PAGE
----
I knew that if I looked over my shoulder, I’d see some bullet holes as well. I was that sitting duck — I always seemed to be dodging bullets.  Life with chronic illness had become one fucking thing after another.  Now, just when I’d accepted and agreed to the surgery that so terrified me, my insurance was gone.  BANG! BANG!

“What’s wrong?” Andrea asked.

“It’s not covered,” I said, numbly, without a hint of emotion. Then I began to hyperventilate. “’Pre-… pre-… pre-existing condition,’ they said.”

“What?”

I explained what I’d been told, that the new policy didn’t cover anybody for 30 days and that it didn’t cover pre-existing conditions for a year. The firm had changed insurance to save money. Their decision would cost me everything. Everything.

I didn’t want to have the surgery — it terrified me. But I’d adjusted, accepted that I was, in spite of my attempted denial, quite sick, and that I had to have the operation. But I couldn’t possibly pay for it. Where was I going to get the tens, maybe hundreds of thousands of dollars I’d need? I lived pay-check to pay-check, and rarely had a nickle to spare; I had no savings. My parents were retired, living close to the bones themselves. My siblings were likewise broke. And I had insurance!

Loss of the insurance meant one of two things.  I could have the surgery that I really didn’t want to have anyway and pay for it myself. Or I’d face another year of ever-worsening illness — hemorrhages, bleeding, weakness, diarrhea.  Dr. C had been clear — my colitis was not just going to go away, as much as I wanted it to.

Without insurance, even if I could convince my surgeon, the hospital and the zillions of other folks involved in a major operation to actually do the surgery on someone without insurance, I knew that I would spend the rest of my life trying to pay the bills.  Bills that would have been covered just the day before.

My mind whipsawed between the injustice of the loss and terror at what would happen to me if I didn’t have that damn operation.

Andrea came around to my side of my desk and put her hand on my arm. “We’ll figure this out, Elyse. It’s late now, everybody’s gone. But we’ll work this out on Monday.”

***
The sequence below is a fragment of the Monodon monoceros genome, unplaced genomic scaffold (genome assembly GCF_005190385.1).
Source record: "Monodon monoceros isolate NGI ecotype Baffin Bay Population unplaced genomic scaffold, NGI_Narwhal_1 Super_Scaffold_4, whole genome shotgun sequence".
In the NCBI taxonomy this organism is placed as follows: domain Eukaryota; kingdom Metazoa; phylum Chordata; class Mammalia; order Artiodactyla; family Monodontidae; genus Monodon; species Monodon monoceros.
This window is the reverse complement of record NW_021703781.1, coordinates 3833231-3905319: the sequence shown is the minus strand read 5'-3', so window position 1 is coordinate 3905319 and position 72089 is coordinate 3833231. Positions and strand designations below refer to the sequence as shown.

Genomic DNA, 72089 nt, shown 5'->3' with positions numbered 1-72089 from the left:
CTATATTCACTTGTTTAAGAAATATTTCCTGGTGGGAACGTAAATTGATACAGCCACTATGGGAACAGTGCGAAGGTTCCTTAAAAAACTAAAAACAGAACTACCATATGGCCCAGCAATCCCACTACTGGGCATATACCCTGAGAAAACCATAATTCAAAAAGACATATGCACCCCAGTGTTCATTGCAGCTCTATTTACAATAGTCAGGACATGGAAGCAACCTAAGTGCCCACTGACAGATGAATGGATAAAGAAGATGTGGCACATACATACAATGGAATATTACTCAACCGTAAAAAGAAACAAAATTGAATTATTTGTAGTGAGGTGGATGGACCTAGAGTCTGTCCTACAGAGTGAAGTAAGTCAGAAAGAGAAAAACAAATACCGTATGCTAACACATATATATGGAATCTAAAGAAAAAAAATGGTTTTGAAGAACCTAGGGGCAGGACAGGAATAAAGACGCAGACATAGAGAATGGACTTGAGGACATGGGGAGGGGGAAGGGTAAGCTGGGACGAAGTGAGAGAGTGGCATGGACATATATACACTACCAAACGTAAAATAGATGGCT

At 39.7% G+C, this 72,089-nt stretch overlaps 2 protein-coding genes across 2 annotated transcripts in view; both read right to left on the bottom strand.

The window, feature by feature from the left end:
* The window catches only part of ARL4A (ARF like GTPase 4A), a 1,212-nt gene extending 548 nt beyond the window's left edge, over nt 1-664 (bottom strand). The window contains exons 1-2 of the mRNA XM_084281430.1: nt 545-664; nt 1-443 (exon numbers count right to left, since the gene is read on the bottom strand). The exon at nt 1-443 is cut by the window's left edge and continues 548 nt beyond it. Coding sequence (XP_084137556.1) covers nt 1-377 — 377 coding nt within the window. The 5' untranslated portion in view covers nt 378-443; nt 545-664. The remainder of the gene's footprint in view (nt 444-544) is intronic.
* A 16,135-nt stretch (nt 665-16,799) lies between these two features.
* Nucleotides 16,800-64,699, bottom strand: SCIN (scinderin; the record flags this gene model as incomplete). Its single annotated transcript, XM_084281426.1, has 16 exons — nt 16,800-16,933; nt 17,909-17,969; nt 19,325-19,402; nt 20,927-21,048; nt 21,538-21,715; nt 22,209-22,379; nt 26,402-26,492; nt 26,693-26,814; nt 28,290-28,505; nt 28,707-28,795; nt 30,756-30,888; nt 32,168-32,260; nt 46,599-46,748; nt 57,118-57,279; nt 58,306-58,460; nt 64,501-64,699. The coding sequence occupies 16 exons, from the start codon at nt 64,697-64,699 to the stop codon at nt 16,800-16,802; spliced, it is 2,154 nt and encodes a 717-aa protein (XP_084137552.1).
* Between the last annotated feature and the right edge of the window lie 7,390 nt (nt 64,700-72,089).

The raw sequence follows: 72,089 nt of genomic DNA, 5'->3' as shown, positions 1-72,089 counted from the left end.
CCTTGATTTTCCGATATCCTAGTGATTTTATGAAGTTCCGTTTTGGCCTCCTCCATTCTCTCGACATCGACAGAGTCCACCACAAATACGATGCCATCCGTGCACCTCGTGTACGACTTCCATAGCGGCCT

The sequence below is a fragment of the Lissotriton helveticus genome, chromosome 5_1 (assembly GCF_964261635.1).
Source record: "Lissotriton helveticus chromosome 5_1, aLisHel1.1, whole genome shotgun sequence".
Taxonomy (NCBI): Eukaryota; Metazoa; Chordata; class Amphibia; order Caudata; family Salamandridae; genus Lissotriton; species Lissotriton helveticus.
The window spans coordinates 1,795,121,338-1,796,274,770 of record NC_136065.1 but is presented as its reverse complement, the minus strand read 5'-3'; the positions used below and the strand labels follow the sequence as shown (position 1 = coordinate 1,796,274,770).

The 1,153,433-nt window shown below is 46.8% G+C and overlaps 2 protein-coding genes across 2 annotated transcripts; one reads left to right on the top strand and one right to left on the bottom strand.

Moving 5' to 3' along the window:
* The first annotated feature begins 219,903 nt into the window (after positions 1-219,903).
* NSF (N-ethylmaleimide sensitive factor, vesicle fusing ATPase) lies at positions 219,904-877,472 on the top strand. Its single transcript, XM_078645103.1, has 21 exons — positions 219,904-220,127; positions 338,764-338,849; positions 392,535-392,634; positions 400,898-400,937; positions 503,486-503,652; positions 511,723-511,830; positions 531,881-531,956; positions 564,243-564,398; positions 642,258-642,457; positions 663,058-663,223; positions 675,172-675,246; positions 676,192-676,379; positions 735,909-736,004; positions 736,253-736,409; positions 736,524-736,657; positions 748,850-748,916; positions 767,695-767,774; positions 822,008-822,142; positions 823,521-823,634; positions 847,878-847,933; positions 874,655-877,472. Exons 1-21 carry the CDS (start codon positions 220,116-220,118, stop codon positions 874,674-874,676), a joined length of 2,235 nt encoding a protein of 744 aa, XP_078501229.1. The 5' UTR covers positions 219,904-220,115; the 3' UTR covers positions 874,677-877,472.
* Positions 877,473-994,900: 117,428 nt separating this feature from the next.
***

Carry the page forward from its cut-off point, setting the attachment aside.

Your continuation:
She sounded reassuring; I was unconvinced.

“Really, it’ll be OK,” she repeated. “But in the meantime, I need you to …”

Her voice trails off in my memory. Andrea was a compulsive workaholic, an A-type personality. Work always came before anything else. Other people at the firm thought it was annoying, insensitive, or worse. But for me, it helped. It was exactly what I needed. It took my mind off me. I did what she asked, finished up and went home.

Of course I fell apart once I was home and told my roommate, Keily, the news. I ranted, raged, and cried — I wallowed all evening.

“I don’t even want to have this operation,” I shouted as loudly as I could to Keily as I sat in the bathroom, the door open. My gut, naturally, was erupting. It almost always was by then, especially when I was upset. Cramps. Diarrhea. Blood. Urgency. My shitty symptoms mocked me, proving that I couldn’t avoid the surgery. That I couldn’t put it off until my insurance kicked in. That I was totally screwed.

Keily sat outside the bathroom at the top of the stairs, stroking Goliath; that was her perch as I got sicker and sicker. She sat there and talked to me. She kept Goliath out of the tiny bathroom (Keily’s only successful effort at getting the Goose, as we nicknamed him, to obey.) That night, she held Goliath, and soothed him and me at the same time. She let me vent, rage, rant.

“It’ll work out. There’s some mistake. They can’t just do this to you. You need to trust the folks at your office.” Keily said repeatedly.